CME Pushes Managed Futures - Wealth with little risk

Last Updated Jun 8, 2011 2:49 PM EDT

In early May, I attended the Money Show in Las Vegas and was somewhat surprised to see the mammoth and reputable CME Group pushing the top five reasons for managed futures to consumers. The CME Group operates the CME, CBOT, NYMEX, and COMEX regulatory exchanges worldwide. Here's the pitch entitled "Why Managed Futures, Top Five Reasons," along with what they didn't mention.

Why Managed Futures
The CME Group had several presentations. I attended the one given by John Labuszewski, Director of Research and Development. In his spiel, Labuszewski gave the top five reasons investors should hand over their money to a manager for investing in futures such as energy, agriculture, currencies, and the like. Those reasons were:

1. Potentially attractive returns.

2. Superior reward/risk ratio.

3. Possibility of returns in bull and bear markets.

4. Exposure to all major asset classes.

5. Opportunity to invest with confidence in a regulated industry.

Indeed, managed futures did look pretty seductive when CME showed the returns from the Barclay CTA (Commodity Trader Advisor) Index. It's pretty difficult not to get seduced by a chart like this, though the CME group only showed it in data form. I especially loved the table on the CME website showing annual returns vs. the S&P 500. It showed managed futures increasing in years where the stock market declined, including a 14.09 increase in 2008, when the S&P 500 declined 38.48 percent. Now that's what I call diversification!

Labuszewski did note that the Barclay CTA Index was not associated with the British banking giant, and stated the index could have some survivorship bias, meaning that managers going out of business are no longer included.

Heck, all indexes have some survivorship bias and I'm all for making money in every environment. Just look at this steady increase with no market plunges like stocks display with regularity. And much as I want to believe, I'm going to do a little more research before I fork over money to a manager that typically charges two percent annually plus 20 percent of the profits.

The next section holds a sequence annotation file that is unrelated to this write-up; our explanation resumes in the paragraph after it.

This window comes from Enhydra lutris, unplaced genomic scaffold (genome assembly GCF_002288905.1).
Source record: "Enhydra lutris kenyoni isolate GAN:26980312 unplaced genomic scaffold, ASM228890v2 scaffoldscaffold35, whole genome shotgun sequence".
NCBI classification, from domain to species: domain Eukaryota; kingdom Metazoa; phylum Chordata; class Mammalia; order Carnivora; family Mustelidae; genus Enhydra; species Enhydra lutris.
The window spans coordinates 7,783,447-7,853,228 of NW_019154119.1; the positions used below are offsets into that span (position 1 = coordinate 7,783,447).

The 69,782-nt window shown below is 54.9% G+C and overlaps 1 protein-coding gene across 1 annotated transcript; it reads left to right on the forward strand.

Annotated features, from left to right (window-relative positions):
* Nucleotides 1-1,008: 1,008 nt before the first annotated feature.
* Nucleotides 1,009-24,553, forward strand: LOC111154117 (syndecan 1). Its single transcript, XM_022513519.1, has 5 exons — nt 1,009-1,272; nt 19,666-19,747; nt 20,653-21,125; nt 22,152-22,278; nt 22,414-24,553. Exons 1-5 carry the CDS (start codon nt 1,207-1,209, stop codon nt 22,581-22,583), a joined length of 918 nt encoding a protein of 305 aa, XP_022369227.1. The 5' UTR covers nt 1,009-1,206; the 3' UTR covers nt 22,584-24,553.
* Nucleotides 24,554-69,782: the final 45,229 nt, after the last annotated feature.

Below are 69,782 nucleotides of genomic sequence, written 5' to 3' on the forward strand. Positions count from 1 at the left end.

Barclay CTA Index
The organization that owns this index recently changed its name from Barclay Group to BarclayHedge and the first thing you will notice when you click on their site is a pop up noting they are not affiliated with Barclay's Bank.

I spoke to the president and founder of BarclayHedge, Sol Waksman. Waksman noted that his CTA index was not the entire universe of CTA managers. The index was comprised of those managers requesting inclusion in the index and qualifying as having a minimum of 43 months of performance. If accepted, the manager would self-report performance and be included in this equally weighted index.

An alarm went off in my head as the words "selection bias" came to mind. To explain what this is, imagine if mutual funds didn't have to report performance. Let's say I develop a mutual fund index and encourage the fund families to be included in my index and that this inclusion would help in their sales efforts. It would be reasonable to expect winning families to report their winning funds and leave out their losers. So my index report would be showing how US stock mutual funds far outpaced the US stock market as a whole. Obviously, Morningstar reports on the universe of mutual funds and we know that, in reality, they underperform.

I presented my selection bias theory to Waksman and he noted you might expect this but "it's not statistically true." When I asked Waksman for the data to show this, he responded that the data would need to be developed and that would take a long time. Funny, the way I learned statistics was that the data had to be run before making any statistical conclusion.

Finally, I asked Waksman point blank whether the Barclay name change had anything to do with the insistence from Barclay's bank that this was an infringement of their name. He responded, "I don't think I should answer this."

Turn the page to see CME's response

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    Allan S. Roth is the founder of Wealth Logic, an hourly based financial planning and investment advisory firm that advises clients with portfolios ranging from $10,000 to over $50 million. The author of How a Second Grader Beats Wall Street, Roth teaches investments and behavioral finance at the University of Denver and is a frequent speaker. He is required by law to note that his columns are not meant as specific investment advice, since any advice of that sort would need to take into account such things as each reader's willingness and need to take risk. His columns will specifically avoid the foolishness of predicting the next hot stock or what the stock market will do next month.